UA researchers identify possible cause of statin side effects in cholesterol patients

Looking at genetic mutations to help identify drug discovery leads for developmental brain disorders, researchers at the University of Arizona come up with a possible explanation for why some high-cholesterol patients experience negative cognitive side effects while taking statins

Amy Swinderman
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TUSCON, Ariz.—While probing genetic mutations as a drugdiscovery platform for developmental brain disorders, researchers at theUniversity of Arizona (UA) stumbled upon an unexpected discovery that couldexplain why some patients being treated for high cholesterol may experiencenegative cognitive side effects while taking statins, a class of globaltop-selling cholesterol-lowering drugs.
Publishing their findings in the peer-reviewed journal Disease Models & Mechanisms, theresearchers believe they have stumbled upon important insights into why somepatients experience fuzzy thinking and memory loss while taking statins.
"This project started as a tangent off something completelydifferent, and was a serendipitous discovery," says neuroscientist Dr. Linda L.Restifo, a principal investigator on the project and a professor ofneuroscience, neurology and cellular and molecular medicine at UA. "We were screeninga library of compounds with a drug repurposing strategy, with the hope ofrepurposing a drug about which a fair amount was known and had low toxicity,and to get approval for a new indication instead of taking the approach ofusing a combinatorial library or random compounds. Our hope was to get anactual marketable drug in the clinic sooner."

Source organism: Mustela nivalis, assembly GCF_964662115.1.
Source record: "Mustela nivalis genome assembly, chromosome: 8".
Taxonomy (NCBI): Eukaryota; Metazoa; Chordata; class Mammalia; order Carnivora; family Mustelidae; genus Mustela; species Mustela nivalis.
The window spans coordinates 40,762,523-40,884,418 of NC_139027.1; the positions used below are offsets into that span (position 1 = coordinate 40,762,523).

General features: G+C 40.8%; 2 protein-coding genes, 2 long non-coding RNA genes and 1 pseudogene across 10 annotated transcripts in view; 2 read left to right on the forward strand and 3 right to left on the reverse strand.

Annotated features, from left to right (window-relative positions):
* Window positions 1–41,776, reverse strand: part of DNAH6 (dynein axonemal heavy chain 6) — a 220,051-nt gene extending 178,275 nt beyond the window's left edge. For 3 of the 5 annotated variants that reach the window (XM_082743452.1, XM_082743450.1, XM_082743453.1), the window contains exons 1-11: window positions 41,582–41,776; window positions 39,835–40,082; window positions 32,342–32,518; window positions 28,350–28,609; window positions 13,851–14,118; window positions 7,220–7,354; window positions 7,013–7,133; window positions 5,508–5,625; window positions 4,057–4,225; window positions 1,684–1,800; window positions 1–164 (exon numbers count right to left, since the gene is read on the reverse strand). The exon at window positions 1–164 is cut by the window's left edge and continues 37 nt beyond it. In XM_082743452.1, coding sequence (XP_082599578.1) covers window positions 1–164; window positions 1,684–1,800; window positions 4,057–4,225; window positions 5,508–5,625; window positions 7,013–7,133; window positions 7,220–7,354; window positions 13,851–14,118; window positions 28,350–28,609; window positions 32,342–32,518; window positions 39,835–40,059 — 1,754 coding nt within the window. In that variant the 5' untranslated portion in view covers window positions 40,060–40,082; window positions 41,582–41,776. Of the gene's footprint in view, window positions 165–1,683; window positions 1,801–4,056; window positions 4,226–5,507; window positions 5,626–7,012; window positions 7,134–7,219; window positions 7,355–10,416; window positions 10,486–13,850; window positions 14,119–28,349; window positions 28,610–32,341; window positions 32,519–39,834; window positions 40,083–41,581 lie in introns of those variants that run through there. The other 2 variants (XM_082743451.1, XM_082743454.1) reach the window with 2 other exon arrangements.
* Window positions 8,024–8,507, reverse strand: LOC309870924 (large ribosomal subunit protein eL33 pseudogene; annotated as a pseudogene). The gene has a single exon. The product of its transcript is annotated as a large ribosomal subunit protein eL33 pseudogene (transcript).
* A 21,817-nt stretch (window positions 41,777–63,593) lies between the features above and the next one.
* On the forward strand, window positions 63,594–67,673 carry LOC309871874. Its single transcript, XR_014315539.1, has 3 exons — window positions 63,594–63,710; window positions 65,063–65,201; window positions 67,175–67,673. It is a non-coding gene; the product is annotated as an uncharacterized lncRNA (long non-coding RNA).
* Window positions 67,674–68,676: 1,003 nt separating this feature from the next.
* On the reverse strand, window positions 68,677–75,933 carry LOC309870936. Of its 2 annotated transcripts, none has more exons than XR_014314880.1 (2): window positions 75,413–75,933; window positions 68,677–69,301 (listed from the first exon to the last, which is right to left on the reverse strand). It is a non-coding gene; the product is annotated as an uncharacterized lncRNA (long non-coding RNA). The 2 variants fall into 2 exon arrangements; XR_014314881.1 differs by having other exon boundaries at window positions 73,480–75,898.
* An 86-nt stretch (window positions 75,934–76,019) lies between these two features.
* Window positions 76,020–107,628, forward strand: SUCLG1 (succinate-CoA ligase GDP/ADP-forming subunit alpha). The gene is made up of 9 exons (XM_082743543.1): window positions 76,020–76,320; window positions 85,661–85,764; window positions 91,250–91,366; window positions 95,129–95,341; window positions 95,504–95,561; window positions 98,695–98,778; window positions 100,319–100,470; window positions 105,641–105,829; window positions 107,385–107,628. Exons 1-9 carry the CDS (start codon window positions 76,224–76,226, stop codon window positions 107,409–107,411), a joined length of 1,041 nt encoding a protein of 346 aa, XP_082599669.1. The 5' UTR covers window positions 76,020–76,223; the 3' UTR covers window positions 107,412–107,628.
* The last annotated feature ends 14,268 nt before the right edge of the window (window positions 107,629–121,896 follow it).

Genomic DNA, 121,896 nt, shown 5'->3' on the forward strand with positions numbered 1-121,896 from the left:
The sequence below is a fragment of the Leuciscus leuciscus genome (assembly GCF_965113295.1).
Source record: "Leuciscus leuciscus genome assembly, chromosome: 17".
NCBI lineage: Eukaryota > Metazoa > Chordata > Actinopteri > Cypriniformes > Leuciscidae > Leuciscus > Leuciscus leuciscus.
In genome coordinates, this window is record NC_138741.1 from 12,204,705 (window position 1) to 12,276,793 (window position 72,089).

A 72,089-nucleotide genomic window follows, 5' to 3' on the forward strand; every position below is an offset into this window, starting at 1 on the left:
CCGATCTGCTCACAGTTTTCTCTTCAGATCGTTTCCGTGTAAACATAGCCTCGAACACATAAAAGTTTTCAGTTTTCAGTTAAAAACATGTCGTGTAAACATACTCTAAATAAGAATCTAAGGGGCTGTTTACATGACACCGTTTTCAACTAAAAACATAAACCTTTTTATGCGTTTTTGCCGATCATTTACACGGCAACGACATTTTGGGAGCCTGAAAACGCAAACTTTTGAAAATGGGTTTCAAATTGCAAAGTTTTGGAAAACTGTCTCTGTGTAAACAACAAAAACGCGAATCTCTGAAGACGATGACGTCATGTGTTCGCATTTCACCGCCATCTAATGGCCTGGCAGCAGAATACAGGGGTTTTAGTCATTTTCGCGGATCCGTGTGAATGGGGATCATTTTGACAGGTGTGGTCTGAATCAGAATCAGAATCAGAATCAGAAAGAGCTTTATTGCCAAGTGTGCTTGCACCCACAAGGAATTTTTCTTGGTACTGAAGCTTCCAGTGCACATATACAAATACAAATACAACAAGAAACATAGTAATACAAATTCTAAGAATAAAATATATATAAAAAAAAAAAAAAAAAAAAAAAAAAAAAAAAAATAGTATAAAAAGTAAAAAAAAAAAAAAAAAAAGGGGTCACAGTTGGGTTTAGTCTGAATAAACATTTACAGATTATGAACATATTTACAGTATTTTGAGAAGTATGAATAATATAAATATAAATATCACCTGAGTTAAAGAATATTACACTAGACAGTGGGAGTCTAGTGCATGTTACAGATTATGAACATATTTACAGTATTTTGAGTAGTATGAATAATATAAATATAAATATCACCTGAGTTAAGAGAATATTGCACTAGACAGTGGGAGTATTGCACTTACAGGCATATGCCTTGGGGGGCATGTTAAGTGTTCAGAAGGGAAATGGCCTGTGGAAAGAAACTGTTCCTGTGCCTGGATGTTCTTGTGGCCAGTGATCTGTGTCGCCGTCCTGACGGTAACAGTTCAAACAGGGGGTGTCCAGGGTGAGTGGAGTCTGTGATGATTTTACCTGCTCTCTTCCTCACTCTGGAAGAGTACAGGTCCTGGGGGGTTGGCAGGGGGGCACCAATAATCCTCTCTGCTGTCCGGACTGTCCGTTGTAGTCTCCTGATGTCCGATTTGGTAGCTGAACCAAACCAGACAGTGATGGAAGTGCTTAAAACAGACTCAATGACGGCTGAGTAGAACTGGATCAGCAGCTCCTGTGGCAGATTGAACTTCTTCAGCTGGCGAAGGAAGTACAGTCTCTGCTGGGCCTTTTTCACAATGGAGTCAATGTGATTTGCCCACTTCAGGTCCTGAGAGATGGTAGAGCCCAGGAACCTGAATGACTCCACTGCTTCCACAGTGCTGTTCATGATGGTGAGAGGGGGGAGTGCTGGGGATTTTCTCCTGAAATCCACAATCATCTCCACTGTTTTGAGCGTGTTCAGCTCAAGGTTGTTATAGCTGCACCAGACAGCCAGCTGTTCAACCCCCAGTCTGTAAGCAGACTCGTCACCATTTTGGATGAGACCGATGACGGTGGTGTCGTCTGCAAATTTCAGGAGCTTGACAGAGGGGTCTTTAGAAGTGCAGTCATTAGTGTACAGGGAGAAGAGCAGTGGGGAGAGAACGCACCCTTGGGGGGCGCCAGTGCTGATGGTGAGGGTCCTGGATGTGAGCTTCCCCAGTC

The actin-bundling protein fascin is a key mediator of tumorinvasion and metastasis and its activity drives filopodia formation, cell-shapechanges and cell migration. Small-molecule inhibitors of fascin block tumormetastasis in animal models. Conversely, fascin deficiency might underlie thepathogenesis of some developmental brain disorders.
To identify fascin-pathway modulators, the UA team devised acell-based assay for fascin function and used it in a bidirectional drugscreen. The screen utilized cultured fascin-deficient mutant Drosophila neurons, whose neurite arborsmanifest the "filigree" phenotype. Taking a repurposing approach, we screened alibrary of 1040 known compounds, many of them U.S. Food and Drug Administration-approved drugs, for filagree modifiers.
Based on scaffold distribution, molecular-fingerprintsimilarities and chemical-space distribution, the library had high structuraldiversity, supporting its utility as a screening tool. The UA team identified34 fascin-pathway blockers (with potential anti-metastasis activity) and 48fascin-pathway enhancers (with potential cognitive-enhancer activity). Thestructural diversity of the active compounds suggested multiple moleculartargets. Comparisons of active and inactive compounds provided preliminarystructure-activity relationship information.